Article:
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Commissioner for Regional Policy
Triggering Recovery in Greece with EU Regional Funds
Joint Meeting of Committees of the Greek Parliament/Athens
13 June 2013
Dear Presidents and members of the Parliamentary Committees,
We are meeting at the crucial time for Greece and regional policy.
Regional policy is the main source of public investment for growth and jobs. In fact, it accounts for more than 60% of country’s public investment programme.
Over the past three years I have visited Greece several times as we worked closely with the government and the regional and local authorities to make regional policy deliver on the ground.
You – as the representatives of the people – know only too well that this is about individuals. They are our core responsibility and what we do – whether it is creating jobs, supporting business, tackling waste – it is for them. That is why it is so important to take on the challenges both now for the current period and for the future programming of the EU funds.
But let me first make one point.
From the onset of the crisis, everyone was focused on austerity and reforms. Not regional policy though. In the past few years, more than 11 billion euros have been invested in regions for projects that contribute to growth and jobs,
It is estimated that since 2007 regional policy has contributed to the creation of approximately 111 000 jobs. Of course it cannot compensate for the huge jobs losses Greece is suffering but it has cushioned some of the impact.
When I read last week in the IMF report that the Commission is more pre-occupied with compliance with rules rather than on growth, it was clear that the authors are unaware of what we have been doing in regional policy.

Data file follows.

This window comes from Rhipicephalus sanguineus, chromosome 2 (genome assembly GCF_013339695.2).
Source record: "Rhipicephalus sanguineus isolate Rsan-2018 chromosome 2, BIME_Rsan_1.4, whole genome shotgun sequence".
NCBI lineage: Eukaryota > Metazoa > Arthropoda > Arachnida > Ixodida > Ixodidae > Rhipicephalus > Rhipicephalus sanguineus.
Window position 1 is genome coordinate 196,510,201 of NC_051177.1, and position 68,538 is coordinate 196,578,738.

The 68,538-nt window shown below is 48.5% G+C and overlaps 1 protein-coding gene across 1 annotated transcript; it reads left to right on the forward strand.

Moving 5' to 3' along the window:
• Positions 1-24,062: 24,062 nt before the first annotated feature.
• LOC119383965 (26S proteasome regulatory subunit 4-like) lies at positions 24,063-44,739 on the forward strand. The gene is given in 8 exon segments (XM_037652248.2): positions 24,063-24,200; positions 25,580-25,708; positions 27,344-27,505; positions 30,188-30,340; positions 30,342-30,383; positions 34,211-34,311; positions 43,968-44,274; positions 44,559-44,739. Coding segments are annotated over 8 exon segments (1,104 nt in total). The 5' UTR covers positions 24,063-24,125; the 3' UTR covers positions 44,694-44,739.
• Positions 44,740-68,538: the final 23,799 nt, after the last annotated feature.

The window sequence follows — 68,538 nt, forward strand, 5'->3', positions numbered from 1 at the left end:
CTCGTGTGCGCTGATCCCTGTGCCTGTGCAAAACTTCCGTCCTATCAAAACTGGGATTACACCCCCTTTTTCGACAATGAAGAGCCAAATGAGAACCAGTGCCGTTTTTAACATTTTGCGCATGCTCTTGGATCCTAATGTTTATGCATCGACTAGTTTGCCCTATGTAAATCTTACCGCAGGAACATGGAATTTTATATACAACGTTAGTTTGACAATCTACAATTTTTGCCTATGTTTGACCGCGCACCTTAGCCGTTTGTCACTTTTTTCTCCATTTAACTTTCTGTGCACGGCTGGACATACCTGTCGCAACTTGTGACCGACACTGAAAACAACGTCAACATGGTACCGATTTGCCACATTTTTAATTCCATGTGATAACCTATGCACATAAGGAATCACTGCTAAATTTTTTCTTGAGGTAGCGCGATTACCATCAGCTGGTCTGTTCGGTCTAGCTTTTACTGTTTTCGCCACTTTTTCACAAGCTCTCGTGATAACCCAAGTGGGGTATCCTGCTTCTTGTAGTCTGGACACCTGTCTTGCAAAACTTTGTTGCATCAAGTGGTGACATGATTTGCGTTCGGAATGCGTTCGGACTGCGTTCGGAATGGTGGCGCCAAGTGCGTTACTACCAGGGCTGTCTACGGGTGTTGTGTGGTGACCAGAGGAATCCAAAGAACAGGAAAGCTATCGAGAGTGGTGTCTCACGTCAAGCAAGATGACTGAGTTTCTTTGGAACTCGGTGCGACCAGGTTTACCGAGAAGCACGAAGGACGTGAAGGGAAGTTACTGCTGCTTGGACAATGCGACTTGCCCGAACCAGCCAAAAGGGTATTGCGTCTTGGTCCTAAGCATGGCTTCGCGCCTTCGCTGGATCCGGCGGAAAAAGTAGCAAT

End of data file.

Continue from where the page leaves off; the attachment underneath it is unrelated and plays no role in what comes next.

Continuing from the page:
The truth of the matter is that from the very beginning our objective has been to make sure that structural funds were used to promote and stimulate the economy. They are there to contribute to re-structuring and re-building the country. Since 2010 we adopted a series of measures to help Greece to use these investments well.
This allowed much needed liquidity into the real economy, keeping businesses alive and people employed. Projects from large-scale public works to small local initiatives: schools, hospitals, waste and water treatment plants, roads, museums, rails, airport and ports have all benefited from structural funds. The metro here in Athens is one of the most visible examples.
I and my colleagues are fully committed to helping Greece continue the implementation of projects. But we also need this commitment from you as the elected representatives of the cities and regions in Greece. Together we need to make sure we do not loose these valuable investments because we are unable to deliver: either though administrative weakness, lack of political will or poor cooperation.
There are signs that our efforts are starting to yield results. For example: Greece managed to have a primary surplus in the first quarter of this year, beating by far all projections and targets. The most recent economic sentiment indicator for Greece was the highest for five years. This means that people – particularly in business – are more positive.
Of course there is still a long way to go in making the Greek economy truly competitive, able to generate sustainable growth and jobs. This requires a carefully designed strategy to bring about the right kind of entrepreneurial activity and support for the small and medium size enterprises. In this respect, the new regional policy for 2014-2020 is the key to stimulating the economy.
It has become much more than a transfer of funds to the regions. It is an investment policy for the regions.
The crisis has sharpened our minds and our approach. Nowadays it is imperative to spend the limited public resources in a smart way. The policy had to become more efficient, delivering the desirable results with less money.